FINANCIAL CRISES AT THE HEART OF SCOTTISH FOOTBALL

The latest report on the state of Scottish football suggests that four Scottish clubs are in severe financial distress. The insolvency practitioners, Begbies Traynor, publish a regular review of Scottish football finances. Begbie Traynor LogoLast October, the firm claimed that six of the clubs in the top three divisions were struggling. Its latest figures suggest a slight improvement; but it still underlines just how vulnerable and fragile Scotland’s football clubs have become.

The firm uses a range of public documents to assess the clubs’ financial health. The warning signs it looks for include court actions such as high court writs and winding up petitions. It also includes clubs with serious negative balances in their accounts and others which were issued with striking off notices for late filing of accounts. Just this week, Dunfermline Athletic said it had applied to go into administration to prevent it being wound up over an unpaid £134,000 tax bill; and within the past year, both Kilmarnock and Hearts settled bills after threatened with winding up orders.

Begbies Traynor provide little detail over which Scottish clubs are in trouble. It also doesn’t say if any of the clubs it’s concerned about now have featured in previous year’s reports. But it does point out that Scotland is not alone in facing a football crisis. In England, it points out that clubs outside the Premier League are facing similar issues; partly as a result of falling attendances at their games.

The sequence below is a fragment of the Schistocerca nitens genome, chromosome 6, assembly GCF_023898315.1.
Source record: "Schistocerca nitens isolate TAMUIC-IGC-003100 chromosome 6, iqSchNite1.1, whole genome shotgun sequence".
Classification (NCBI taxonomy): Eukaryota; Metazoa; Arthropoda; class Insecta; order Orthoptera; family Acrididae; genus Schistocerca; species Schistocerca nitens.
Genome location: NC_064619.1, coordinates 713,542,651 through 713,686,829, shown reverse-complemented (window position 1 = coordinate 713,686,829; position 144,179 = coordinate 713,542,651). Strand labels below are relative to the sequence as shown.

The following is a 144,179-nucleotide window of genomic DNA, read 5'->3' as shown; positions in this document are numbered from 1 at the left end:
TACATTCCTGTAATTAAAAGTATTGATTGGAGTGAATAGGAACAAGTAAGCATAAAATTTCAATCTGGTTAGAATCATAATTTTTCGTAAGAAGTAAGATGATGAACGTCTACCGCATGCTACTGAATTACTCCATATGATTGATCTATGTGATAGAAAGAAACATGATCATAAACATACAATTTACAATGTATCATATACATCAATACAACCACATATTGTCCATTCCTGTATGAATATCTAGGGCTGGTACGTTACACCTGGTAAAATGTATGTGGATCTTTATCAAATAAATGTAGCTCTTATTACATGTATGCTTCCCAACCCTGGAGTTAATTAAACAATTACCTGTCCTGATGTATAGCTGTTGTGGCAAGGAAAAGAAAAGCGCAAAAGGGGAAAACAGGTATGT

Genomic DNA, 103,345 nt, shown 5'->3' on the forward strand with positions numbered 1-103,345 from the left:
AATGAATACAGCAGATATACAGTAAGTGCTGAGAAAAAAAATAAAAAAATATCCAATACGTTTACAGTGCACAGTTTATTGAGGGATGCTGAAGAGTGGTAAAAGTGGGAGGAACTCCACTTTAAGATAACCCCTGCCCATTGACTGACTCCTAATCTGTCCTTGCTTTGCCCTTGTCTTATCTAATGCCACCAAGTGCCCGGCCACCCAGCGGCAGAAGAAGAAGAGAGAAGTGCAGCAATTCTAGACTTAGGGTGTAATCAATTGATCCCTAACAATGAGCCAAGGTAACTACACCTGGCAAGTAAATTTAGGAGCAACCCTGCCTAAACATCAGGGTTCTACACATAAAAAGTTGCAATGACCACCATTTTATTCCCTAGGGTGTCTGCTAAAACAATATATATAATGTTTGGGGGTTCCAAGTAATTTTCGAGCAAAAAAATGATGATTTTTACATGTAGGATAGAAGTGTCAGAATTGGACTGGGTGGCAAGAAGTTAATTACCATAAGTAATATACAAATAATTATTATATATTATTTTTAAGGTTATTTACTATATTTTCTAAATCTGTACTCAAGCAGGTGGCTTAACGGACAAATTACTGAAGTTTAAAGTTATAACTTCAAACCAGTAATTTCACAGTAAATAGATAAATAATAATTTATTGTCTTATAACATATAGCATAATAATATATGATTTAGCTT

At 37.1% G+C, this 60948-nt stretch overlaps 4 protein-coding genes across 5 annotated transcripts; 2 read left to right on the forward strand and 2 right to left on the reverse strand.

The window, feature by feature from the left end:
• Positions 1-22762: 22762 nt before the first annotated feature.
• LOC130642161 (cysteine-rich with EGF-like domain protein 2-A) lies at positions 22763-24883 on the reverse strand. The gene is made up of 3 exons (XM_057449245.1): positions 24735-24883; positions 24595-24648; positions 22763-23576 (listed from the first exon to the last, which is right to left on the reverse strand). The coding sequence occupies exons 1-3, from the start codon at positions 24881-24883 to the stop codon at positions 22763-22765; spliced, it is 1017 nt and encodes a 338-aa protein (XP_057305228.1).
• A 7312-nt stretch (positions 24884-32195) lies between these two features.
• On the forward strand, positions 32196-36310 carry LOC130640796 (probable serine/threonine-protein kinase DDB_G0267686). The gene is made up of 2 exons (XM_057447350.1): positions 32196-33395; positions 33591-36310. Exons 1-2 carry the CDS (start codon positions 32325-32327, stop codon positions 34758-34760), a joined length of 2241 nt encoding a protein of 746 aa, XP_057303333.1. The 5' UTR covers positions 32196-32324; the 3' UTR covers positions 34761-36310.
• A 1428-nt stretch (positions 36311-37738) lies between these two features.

Ken Pattullo of Begbies Traynor
Ken Pattullo of Begbies Traynor
Ken Pattullo, head of Begbies Traynor in Scotland, said that “…after a number of well-publicised club failures here in Scotland it was widely accepted that a sea change was needed in the way clubs approached their finances. These survey results show that while clubs have started to address their financial management issues, the same worrying levels of distress are present as there were a year ago, but the game has coped with the disruption that the Rangers administration caused last year.”

He pointed out that the vast majority of clubs had coped with the ‘Rangers effect’ that saw the average gates in the Scottish Premier League fall by almost 30 per cent after the Glasgow club was sent to the Third Division. Indeed, the figures suggest that there’s been an increase (5%) in the number fans going to matches in the top four divisions, and that, said Mr Pattullo, “is great news for the future of the game in Scotland.

“That said,” he added, “there are still four clubs facing serious if not necessarily terminal financial problems, and we expect to see more difficulties in the coming year. Overall, the finances of Scottish football clubs have remained similar to a year ago, and have dramatically improved since six months ago in October, when historically the clubs have most of their cash reserves. This is a welcome trend and we hope that clubs can make further progress over the summer and into next season.”